1. Your link for the Treaty of Tripoli gives me a 403 error forbidding access. I managed to look at the article via a cached version at Google, and this guy appears to be a loon. The facts of the matter are that we have two texts of the treaty, a complete English text and a partial Arabic text in which Article 11 is missing. Article 10 (so numbered) is there, and Article 12 (also so numbered), but between them where we would expect to see the text of Article 11 there is instead a perfectly irrelevant letter. The author of this piece seems to believe that it is a perfectly reasonable position that the original Arabic version of this treaty had no Article 11 and (I assume) instead contained an unconnected letter. A much simpler explanation is that the treaty originally included an Article 11, and that a clerical error at some point substituted the irrelevant letter for it. Despite this loon’s “crude attempt at textual criticism” it is far more likely that both the English and Arabic versions of the treaty originally had an Article 11, and that even though only the English version survives, we have a good idea of its contents. The surrounding material is pretty much the same in the two texts; it would be astonishing if in the one place the Arabic text is lost they happened to diverge sharply.

    This guy’s logic is in clear violation of every canon of textual criticism.

    • I will do something about that link when I have a chance. Thasks for the alert. But your description makes me wonder if you have the right link. While the article I cite is by a Christian apologist, and its conclusion is not one I concur with, it’s one of the most even-handed apologist responses I’ve seen, for whatever that’s worth.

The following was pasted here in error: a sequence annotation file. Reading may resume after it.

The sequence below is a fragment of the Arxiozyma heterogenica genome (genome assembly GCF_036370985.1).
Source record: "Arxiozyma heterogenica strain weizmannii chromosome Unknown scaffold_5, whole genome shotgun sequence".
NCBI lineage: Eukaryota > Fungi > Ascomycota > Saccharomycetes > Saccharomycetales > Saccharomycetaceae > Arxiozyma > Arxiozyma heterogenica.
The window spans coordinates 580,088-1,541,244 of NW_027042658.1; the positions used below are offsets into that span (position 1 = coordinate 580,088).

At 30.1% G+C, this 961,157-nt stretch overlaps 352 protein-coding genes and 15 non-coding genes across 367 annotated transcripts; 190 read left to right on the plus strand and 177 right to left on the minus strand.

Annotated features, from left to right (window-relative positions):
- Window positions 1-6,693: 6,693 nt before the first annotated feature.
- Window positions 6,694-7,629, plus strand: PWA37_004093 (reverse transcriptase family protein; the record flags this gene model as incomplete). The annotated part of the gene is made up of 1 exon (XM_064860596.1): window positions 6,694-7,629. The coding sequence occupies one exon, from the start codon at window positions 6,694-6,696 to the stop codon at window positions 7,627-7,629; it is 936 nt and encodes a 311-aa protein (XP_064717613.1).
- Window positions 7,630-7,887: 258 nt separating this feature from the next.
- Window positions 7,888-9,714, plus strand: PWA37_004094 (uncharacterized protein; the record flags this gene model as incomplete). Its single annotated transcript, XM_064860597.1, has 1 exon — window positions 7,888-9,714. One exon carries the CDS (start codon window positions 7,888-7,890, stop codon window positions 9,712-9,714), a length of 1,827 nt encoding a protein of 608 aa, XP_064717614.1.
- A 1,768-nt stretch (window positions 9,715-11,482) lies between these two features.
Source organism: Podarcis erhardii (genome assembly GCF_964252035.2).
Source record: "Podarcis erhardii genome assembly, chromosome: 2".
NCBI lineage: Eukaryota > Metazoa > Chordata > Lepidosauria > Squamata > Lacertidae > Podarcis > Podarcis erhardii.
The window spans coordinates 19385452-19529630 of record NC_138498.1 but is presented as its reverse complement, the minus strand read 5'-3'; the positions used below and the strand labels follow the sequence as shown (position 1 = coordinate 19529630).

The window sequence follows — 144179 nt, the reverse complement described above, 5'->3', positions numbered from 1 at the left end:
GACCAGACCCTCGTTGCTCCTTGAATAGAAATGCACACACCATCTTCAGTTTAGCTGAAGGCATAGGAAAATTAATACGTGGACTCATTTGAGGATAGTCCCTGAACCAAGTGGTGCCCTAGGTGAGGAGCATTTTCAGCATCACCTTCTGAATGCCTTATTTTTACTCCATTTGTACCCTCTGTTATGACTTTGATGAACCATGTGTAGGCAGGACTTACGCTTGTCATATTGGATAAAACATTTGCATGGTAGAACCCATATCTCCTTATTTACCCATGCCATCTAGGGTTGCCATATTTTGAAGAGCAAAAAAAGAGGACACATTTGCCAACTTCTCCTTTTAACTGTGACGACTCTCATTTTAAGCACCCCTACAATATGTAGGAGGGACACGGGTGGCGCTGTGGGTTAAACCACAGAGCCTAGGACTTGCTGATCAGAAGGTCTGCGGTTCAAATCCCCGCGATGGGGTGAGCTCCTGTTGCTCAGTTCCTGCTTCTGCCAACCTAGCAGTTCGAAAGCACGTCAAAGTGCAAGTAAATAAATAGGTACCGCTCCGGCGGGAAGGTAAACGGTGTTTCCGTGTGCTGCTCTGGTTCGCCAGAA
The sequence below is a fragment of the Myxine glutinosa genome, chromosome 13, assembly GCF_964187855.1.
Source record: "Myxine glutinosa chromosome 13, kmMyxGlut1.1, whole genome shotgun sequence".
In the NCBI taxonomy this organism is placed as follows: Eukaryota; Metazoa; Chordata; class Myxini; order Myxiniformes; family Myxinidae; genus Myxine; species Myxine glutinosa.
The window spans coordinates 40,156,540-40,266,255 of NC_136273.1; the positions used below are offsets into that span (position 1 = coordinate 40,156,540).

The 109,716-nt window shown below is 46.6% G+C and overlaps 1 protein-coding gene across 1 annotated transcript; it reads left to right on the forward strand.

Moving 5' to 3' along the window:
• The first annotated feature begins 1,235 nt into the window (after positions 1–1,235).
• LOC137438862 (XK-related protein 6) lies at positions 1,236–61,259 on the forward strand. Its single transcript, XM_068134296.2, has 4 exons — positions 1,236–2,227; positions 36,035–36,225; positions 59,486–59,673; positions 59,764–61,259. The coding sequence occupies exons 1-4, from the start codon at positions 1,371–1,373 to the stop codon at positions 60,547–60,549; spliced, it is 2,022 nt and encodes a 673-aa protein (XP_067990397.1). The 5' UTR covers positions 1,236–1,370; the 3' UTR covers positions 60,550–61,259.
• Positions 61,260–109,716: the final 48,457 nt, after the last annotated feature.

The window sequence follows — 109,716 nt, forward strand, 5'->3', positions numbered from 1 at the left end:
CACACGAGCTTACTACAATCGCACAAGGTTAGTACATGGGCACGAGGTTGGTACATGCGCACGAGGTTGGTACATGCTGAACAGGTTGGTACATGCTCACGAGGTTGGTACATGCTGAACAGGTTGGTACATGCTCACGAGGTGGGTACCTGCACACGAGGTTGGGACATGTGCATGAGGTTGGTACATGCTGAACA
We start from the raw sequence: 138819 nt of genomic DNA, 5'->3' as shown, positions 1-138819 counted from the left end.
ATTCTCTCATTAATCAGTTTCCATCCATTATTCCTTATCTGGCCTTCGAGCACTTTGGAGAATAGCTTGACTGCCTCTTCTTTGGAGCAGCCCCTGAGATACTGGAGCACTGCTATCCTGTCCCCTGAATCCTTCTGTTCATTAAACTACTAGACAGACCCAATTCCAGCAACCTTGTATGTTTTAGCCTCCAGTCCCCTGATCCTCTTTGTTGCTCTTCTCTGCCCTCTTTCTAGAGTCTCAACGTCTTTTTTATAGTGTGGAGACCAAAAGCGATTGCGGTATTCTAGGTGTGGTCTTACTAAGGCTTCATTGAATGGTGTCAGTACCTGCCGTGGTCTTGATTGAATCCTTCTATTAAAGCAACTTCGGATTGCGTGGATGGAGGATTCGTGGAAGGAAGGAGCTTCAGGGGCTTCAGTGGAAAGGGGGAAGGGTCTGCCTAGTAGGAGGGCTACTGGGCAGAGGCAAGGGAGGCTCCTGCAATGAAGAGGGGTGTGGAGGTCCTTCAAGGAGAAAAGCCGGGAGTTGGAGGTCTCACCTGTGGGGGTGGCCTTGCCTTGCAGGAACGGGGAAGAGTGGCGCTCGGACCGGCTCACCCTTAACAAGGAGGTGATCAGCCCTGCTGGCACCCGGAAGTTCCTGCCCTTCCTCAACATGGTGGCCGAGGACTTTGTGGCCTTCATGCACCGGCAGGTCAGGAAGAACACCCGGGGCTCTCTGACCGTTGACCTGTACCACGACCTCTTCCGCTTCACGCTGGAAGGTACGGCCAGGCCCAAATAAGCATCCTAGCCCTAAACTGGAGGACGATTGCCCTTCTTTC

2. I have Atheist friends who have always lived morally while cherishing the freedom to think what they want (within the boundaries of rational restraints). None of them were taught to be Christians by their parents, and in fact, none of them needed religious dogmas to assure that their ethical beliefs about how to best live their lives were OK. The funny thing is that, as atheist they are not presumptuous enough to believe that what Christ said, represents only a petty and narrow minded morality like that promoted by those who so fervently attempt to enforce the big “no no” regarding “secular humanism,” which their fundamentalist views seem to arbitrarily reject? Does Christ (not) want us to act humanely towards others?

    Christ said, “the Sabbath is made for man, not man for the Sabbath. He who lives by the sword will die by the sword. Seek not for yourself riches on Earth, and love your neighbor as yourself-etc.” And his teachings as written in the four gospels resulted in his ultimate acceptance of death after being beaten and tortured for several days! Yet, as he died on the cross he said with utter compassion, “forgive them father for they know not what they do.” And If you ask me, no one can’t make stuff like that up.

    The constitution has nothing to do with hating Jews, Catholics, or Presbyterians, nor is it meant in order to bolster some absurd rationalization which validates the prejudice of someone who thinks it’s their right to refuse selling a wedding cake to a gay couple.